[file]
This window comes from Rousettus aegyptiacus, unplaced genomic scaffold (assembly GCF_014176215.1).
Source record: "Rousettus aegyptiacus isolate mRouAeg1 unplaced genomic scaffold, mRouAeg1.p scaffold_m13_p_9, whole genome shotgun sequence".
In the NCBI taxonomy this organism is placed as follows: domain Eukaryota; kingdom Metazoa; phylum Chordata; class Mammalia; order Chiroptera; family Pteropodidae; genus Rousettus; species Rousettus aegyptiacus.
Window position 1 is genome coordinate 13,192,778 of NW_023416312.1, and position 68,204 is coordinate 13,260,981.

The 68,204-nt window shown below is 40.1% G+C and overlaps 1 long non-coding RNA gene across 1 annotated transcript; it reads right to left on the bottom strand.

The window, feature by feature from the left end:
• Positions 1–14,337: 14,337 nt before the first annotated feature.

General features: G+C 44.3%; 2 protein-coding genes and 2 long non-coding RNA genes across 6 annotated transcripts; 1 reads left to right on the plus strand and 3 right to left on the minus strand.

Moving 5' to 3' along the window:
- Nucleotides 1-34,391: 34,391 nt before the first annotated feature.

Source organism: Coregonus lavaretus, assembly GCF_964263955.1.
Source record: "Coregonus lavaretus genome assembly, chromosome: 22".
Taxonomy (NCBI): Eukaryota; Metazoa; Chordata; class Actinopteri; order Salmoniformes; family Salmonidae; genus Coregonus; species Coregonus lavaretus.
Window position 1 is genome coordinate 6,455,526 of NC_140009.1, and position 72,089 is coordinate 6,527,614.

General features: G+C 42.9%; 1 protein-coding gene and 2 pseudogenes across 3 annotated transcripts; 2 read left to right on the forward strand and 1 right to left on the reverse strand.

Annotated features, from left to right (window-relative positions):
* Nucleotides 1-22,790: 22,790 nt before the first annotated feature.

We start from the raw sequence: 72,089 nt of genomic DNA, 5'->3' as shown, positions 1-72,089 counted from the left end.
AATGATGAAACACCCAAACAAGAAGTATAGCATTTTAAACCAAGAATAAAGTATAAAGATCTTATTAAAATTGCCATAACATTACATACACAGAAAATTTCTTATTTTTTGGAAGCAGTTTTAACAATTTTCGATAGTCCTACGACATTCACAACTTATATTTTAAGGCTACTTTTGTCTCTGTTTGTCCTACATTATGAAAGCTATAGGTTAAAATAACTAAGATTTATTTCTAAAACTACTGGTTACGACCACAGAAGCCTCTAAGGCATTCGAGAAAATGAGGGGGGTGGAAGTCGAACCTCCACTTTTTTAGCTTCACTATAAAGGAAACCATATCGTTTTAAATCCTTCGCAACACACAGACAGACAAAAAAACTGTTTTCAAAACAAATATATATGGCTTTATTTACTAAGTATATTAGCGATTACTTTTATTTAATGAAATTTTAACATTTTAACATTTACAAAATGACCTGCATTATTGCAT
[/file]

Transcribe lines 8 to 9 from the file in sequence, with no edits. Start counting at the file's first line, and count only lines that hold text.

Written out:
General features: G+C 44.3%; 2 protein-coding genes and 2 long non-coding RNA genes across 6 annotated transcripts; 1 reads left to right on the plus strand and 3 right to left on the minus strand.

Moving 5' to 3' along the window: